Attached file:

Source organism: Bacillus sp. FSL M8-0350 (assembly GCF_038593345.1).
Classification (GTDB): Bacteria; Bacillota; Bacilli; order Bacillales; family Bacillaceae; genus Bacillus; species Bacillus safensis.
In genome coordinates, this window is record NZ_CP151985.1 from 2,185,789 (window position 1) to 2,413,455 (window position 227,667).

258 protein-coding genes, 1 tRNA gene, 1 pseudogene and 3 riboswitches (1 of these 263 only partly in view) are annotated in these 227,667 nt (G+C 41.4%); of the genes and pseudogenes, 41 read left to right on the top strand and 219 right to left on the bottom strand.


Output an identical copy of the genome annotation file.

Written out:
Source organism: Bacillus sp. FSL M8-0350 (assembly GCF_038593345.1).
Classification (GTDB): Bacteria; Bacillota; Bacilli; order Bacillales; family Bacillaceae; genus Bacillus; species Bacillus safensis.
In genome coordinates, this window is record NZ_CP151985.1 from 2,185,789 (window position 1) to 2,413,455 (window position 227,667).

258 protein-coding genes, 1 tRNA gene, 1 pseudogene and 3 riboswitches (1 of these 263 only partly in view) are annotated in these 227,667 nt (G+C 41.4%); of the genes and pseudogenes, 41 read left to right on the top strand and 219 right to left on the bottom strand.